Another great pattern is the Downy Wonder nymph. It works great for beatis, caddis, pmds and pseudos.
The most under utilized pattern on the Bighorn and probably anywere is a streamer. I don't go too far out of the box on patterns. Buggers and zonkers work great. People don't fish them because it's work casting and work fishing them. The Bighorn breaks a lot of rules when it comes to what fish will eat at what size they get. Lots of big fish will eat sow bugs and scuds because they are a big protein meal. But a truly big fish is still a hunter and is looking for that big meal.
What about bad clients and hard days? Every guide has a "bad client" story.
I have heard a couple stories and I did have one day that was not entirely pleasant, but it was something out of my control that set everything in motion. I did what I tried to do every day and that was get people to catch fish. But it was one day out of a whole summer so I don't dwell on it.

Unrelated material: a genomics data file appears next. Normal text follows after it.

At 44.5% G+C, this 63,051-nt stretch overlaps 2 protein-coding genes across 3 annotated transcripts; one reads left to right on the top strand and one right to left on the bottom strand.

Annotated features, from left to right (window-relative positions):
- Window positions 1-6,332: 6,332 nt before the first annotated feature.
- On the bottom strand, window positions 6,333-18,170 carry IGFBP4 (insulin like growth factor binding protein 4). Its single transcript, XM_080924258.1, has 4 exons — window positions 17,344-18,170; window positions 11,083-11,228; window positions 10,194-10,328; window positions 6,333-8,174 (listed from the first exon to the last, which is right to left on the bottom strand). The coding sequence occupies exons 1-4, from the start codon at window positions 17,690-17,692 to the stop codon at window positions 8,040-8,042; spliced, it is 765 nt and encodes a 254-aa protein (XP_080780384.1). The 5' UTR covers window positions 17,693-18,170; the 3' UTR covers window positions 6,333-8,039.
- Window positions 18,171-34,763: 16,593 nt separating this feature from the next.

The hard days for me this year were two and both for the same thing...I had two different clients bring their fathers who were terminally ill and it was their last hurrah. One I found out about a few days before and the other I found out at some point during the day. You know there isn't much time left and they just want one last memory. You just try to make it as good a day as possible.
If you are interested in hiring David (Montana guide #12456) as your guide on the Bighorn, he can be reached at www.sunriseflyfishing.com or you can contact the outfitters he works for at:
Jeremy Gilbertson, Gilbertson Outdoors
Montana Outfitter 8836
The Bighorn Trout Shop, Steve Hilbers
Ft Smith, Mt
Montana Outfitter 504
Thanks David for being a good sport, a good friend and a hell of a guide! Hopefully we'll be tipping some Drool at the Bighorn gathering in a few weeks!
All pictures were taken by David Palmer.